By David Owen
November 23 – So, what do you know: 55 minutes into that extraordinary hour-long tormented, angry pre-World Cup vent by FIFA President Gianni Infantino, some hard, or hard-ish, financial information.
It seems worth dwelling on it here, since by that point in proceedings his distinguished 400-strong global media audience had enough material for a dozen stories, and may no longer have been giving world football’s boss their fullest attention.
The information came in three parts.
First, in spite of all the criticism, media rights for Qatar 2022 had fetched around $200 million more than the last World Cup. Second, sponsorship rights had similarly yielded some $200 million more than Russia 2018. Third, as far as ticketing and hospitality rights are concerned, Infantino said, “we are at almost $200-300 million more than the last World Cup”.
So, while the present tournament looks likely to do little to burnish FIFA’s tarnished image, at least in Europe, still the unchallenged epicentre of the world’s biggest sport, at least all is rosy in the Zurich body’s financial rose-garden, right?
Well, let’s consider that, always bearing in mind that these are not audited figures, but guidance offered almost as an afterthought to a rhetorical outpouring that even Infantino’s predecessor Joseph Blatter would have been hard-pressed to match.
One has to be slightly careful, since FIFA does have other revenue sources and tends not to offer neat, tabulated summaries of how much successive World Cups earn from their various income streams.
However, we do know from the body’s 2018 annual report that Russia 2018 generated $5.36 billion of revenue. Broadcasting rights for the cycle brought in $3.13 billion, with that World Cup said to have contributed 95% of the total, so about $2.97 billion.
The $200 million jump alluded to by Infantino would then amount to around 6.7% growth – not bad, especially as this year’s tournament is at an unusual time of year and somewhat more condensed than usual, but far from earth-shattering.
It looks like the fastest Qatar 2022-related growth will be down to ticketing and hospitality. This was put at $689 million four years ago, so the top of the FIFA President’s $200-$300 million range would equate to an improvement of some 43.5%. Even the bottom of the range would amount to a 29% advance.
Then again, growth from this revenue source was relatively sluggish between 2014 and 2018, with Brazil 2014 seemingly generating $185 million from hospitality and $476.6 million from ticketing, so a stronger performance this time around was probably to be expected, especially given the reservoirs of wealth in the Gulf region.
As for sponsorship, this has been really in the doldrums in the wake of the tumultuous and reputation-shredding end of the Blatter era. Marketing generated $1.66 billion of revenue in 2015-2018, the last completed World Cup cycle, barely changed from the $1.63 billion earned in 2011-2014. So a $200 million jump – a 12% gain – seems at least mildly encouraging.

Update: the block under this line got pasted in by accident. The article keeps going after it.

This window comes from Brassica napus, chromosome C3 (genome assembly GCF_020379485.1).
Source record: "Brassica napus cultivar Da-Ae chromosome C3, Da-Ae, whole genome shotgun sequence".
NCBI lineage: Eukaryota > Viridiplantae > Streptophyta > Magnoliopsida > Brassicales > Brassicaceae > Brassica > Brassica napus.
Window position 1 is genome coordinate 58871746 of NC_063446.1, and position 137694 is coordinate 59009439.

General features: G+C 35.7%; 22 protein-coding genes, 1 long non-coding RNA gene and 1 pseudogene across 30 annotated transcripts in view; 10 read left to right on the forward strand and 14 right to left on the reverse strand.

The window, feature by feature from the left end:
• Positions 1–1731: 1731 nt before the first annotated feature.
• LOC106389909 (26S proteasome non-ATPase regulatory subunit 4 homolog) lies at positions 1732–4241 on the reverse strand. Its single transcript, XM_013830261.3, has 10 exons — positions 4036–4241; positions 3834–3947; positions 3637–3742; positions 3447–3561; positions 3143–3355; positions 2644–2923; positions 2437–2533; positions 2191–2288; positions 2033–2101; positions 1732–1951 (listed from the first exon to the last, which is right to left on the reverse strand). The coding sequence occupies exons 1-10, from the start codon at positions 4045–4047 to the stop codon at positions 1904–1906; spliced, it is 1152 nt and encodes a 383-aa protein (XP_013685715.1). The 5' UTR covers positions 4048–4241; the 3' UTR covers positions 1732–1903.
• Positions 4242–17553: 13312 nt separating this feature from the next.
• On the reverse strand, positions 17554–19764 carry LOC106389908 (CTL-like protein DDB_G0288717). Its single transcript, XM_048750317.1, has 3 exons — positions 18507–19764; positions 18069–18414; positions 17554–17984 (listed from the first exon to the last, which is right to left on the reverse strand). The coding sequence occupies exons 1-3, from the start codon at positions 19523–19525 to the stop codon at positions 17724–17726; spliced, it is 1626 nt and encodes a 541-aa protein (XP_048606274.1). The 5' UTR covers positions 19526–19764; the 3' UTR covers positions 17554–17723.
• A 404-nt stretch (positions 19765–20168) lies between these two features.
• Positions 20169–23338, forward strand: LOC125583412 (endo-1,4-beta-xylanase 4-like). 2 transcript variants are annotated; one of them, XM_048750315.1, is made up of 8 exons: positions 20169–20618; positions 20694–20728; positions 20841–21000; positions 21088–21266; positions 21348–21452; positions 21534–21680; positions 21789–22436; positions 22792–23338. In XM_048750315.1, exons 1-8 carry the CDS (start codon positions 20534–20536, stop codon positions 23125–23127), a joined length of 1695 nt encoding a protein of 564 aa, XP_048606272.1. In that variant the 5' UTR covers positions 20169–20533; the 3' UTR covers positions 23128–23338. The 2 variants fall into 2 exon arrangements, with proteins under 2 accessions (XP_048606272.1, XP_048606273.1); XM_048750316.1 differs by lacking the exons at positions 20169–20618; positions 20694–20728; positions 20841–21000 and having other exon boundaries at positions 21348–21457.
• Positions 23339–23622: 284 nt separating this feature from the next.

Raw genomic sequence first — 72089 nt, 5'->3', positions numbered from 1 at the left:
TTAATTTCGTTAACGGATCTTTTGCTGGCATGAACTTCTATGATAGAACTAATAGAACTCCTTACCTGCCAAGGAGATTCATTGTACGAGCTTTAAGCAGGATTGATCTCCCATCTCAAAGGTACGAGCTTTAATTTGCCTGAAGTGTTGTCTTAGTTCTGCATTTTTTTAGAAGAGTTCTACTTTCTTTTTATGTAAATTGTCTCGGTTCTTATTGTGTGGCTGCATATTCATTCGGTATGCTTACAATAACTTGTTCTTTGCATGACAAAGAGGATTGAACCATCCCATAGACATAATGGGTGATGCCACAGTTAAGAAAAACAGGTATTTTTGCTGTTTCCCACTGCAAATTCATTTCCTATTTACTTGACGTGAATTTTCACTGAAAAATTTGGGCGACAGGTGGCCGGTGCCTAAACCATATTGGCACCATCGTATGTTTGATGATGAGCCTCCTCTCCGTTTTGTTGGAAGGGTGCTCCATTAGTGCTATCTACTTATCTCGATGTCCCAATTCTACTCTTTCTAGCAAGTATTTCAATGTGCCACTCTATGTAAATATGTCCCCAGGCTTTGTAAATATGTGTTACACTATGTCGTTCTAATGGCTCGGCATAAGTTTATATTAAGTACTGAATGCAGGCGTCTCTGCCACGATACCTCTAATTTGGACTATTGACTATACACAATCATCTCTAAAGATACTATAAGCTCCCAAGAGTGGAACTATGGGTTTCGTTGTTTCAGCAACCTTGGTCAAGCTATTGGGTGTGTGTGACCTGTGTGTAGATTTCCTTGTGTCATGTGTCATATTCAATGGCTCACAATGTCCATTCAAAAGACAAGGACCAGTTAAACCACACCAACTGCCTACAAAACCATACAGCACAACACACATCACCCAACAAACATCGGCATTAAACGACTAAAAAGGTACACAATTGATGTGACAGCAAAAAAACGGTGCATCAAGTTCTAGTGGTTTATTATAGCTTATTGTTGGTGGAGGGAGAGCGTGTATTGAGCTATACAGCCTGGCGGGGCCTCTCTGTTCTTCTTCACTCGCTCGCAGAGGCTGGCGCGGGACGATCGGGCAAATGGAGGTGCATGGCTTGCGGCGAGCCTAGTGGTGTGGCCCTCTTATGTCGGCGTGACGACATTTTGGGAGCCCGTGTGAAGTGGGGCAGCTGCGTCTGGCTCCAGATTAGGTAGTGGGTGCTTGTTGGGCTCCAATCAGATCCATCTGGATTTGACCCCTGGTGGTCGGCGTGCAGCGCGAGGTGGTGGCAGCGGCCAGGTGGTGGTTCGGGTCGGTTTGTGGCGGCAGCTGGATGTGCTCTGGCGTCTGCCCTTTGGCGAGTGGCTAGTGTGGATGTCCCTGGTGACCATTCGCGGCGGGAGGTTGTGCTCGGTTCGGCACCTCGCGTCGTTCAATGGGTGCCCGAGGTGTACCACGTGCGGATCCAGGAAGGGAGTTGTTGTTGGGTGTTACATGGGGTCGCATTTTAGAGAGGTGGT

Set against the growth in sponsorship revenue attained by the International Olympic Committee, the other sports mega-event owner, in recent times, however, FIFA’s record looks less than impressive, especially when the 2011-2014 cycle is taken into account.
Another benchmark for FIFA’s performance is the rate of growth attained by UEFA, the European football body, whose exposure to the glitzy elite club game is far greater.
Breaking down UEFA’s record over the past 12 financial years for which numbers are available into three stretches of four years, for purposes of comparability, its aggregate revenues have more than doubled, from €7.27 billion ($7.44 billion) for 2009/10 to 2012/13 to €15.41 billion ($15.78 billion) for 2017/18 to 2020/21. Its revenue for 2020/21 alone reached €5.72 billion ($5.86 billion).
Over a slightly different span, FIFA’s quadrennial revenue has climbed from $5.72 billion in 2011-2014 to $6.42 billion in 2015-2018 to something like $7.5 billion in 2019-2022, if a tweet from a usually ultra-reliable New York Times journalist is to be believed.
Those numbers would make most sports bodies green with envy. But they add up to growth of only about 31% over the two cycles, versus just under 112% for UEFA.
The conclusion Infantino drew after revealing the new FIFA figures was that “if so many people around the world are investing so much money in the World Cup in Qatar, they invest because they believe in FIFA”.
He went on: “They saw what FIFA has done to clean up the organisation, to make progress in the football areas and also in the social field. And also because they trust Qatar: they know that they can come here, they know they can enjoy, they can celebrate and that they can expect a great World Cup.”
And then the pay-off line: “Either all these people are stupid, or somebody of those who say that nobody will watch this or nobody cares about this World Cup might be a little bit wrong, as some of the polls in some elections in some countries were wrong as well.”
Top-level competitive football sells like few other things in sport; we know that. But a prospective 31% rate of top-line growth for FIFA across two cycles against 112% for another body which benefits from the skills of many of the same stars.
That is quite a performance gap. There is still, it seems, ground to make up for FIFA.
Contact the writer of this story at firstname.lastname@example.org